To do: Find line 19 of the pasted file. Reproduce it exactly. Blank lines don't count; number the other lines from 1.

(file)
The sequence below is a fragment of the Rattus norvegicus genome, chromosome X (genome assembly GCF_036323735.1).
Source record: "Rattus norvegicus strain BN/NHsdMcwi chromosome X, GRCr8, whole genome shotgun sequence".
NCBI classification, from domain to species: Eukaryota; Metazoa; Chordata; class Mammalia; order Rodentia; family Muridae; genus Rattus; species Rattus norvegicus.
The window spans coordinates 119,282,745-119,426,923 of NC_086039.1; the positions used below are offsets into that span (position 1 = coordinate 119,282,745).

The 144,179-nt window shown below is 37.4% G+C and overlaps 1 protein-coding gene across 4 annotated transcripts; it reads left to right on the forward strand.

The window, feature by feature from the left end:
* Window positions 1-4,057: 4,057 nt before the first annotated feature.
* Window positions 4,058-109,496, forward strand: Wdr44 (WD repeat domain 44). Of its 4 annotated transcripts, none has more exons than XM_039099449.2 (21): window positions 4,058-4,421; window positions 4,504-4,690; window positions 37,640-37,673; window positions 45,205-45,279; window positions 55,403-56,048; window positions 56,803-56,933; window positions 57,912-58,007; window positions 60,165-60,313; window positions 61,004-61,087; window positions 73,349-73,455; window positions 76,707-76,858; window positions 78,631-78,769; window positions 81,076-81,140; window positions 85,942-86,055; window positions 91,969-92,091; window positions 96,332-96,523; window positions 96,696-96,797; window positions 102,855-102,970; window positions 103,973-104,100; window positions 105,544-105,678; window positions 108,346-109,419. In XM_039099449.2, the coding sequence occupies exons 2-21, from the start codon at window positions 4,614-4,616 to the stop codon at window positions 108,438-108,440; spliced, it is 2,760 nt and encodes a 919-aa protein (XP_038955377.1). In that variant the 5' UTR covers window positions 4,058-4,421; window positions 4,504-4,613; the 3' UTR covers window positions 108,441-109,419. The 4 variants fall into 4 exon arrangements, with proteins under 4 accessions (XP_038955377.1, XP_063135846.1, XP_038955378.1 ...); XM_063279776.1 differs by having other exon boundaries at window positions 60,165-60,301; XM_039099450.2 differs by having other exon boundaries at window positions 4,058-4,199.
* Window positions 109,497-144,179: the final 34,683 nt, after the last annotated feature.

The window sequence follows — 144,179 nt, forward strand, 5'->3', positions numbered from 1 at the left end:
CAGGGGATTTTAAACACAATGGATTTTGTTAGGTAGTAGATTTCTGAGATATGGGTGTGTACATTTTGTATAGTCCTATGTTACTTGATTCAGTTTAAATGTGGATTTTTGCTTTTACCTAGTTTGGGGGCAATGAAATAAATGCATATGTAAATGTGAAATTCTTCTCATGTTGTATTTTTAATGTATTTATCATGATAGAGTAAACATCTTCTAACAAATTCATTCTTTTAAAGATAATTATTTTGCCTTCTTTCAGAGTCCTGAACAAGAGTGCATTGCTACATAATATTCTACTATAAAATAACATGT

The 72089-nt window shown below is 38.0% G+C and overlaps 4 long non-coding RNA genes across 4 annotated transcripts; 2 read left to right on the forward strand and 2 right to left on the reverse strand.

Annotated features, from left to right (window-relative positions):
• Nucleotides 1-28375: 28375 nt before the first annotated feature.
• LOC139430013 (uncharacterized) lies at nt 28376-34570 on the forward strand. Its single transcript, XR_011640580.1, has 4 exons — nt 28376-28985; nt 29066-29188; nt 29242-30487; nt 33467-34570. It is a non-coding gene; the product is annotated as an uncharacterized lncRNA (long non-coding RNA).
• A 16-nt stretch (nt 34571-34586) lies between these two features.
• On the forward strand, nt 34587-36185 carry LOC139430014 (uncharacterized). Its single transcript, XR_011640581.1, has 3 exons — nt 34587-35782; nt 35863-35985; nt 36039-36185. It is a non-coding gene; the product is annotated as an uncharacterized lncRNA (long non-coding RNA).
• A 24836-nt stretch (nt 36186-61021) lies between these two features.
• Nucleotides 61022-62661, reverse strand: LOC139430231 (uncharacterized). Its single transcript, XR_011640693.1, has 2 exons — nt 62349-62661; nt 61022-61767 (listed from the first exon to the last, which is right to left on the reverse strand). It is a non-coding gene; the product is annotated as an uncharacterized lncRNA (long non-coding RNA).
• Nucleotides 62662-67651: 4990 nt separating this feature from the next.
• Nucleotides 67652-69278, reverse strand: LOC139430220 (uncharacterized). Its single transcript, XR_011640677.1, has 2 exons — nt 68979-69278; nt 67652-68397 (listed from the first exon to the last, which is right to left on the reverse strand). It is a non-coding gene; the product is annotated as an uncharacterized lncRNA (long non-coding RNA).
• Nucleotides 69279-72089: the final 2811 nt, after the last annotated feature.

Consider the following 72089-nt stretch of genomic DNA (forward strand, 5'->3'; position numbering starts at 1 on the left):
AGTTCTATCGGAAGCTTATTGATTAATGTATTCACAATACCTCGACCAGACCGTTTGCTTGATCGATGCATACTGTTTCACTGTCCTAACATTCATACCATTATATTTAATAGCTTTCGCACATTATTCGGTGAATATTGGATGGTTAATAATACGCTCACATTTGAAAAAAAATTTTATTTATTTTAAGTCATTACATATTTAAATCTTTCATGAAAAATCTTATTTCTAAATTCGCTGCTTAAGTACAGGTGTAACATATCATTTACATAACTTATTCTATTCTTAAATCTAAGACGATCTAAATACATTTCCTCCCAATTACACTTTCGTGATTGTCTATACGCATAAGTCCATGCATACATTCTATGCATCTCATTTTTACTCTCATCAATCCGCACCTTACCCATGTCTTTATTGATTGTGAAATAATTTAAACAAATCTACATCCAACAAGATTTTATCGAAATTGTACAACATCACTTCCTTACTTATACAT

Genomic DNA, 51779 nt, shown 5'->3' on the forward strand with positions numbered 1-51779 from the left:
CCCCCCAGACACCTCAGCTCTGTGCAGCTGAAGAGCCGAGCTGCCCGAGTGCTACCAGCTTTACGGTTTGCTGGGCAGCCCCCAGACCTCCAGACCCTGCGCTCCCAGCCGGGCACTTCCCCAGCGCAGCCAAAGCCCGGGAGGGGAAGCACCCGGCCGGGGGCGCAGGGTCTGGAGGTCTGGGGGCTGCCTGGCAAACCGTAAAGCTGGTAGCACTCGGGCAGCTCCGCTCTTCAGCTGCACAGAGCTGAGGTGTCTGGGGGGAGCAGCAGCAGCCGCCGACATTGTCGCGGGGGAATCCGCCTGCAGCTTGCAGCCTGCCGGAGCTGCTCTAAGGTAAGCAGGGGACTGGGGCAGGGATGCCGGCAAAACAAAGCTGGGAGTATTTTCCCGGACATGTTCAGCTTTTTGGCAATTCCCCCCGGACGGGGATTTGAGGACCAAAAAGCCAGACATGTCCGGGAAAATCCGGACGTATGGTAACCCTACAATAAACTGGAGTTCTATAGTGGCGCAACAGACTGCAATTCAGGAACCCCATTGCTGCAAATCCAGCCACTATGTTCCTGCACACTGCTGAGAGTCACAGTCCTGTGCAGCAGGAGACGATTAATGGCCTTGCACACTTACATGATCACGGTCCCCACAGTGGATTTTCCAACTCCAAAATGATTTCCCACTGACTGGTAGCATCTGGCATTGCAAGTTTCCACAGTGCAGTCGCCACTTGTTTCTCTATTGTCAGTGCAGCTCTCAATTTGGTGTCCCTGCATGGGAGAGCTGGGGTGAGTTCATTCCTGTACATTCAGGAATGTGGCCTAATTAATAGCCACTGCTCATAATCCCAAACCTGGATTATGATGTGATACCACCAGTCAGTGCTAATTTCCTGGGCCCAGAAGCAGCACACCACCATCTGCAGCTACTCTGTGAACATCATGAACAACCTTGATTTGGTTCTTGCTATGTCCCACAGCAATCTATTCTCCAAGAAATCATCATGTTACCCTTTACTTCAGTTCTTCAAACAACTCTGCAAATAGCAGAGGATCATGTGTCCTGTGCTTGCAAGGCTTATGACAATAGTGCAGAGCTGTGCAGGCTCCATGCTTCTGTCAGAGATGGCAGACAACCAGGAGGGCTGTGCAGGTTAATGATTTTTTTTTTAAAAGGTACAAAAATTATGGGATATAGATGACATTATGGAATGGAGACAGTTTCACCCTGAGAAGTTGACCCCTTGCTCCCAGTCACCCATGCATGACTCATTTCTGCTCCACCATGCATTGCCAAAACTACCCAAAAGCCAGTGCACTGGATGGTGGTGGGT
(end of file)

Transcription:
• Nucleotides 61022-62661, reverse strand: LOC139430231 (uncharacterized). Its single transcript, XR_011640693.1, has 2 exons — nt 62349-62661; nt 61022-61767 (listed from the first exon to the last, which is right to left on the reverse strand). It is a non-coding gene; the product is annotated as an uncharacterized lncRNA (long non-coding RNA).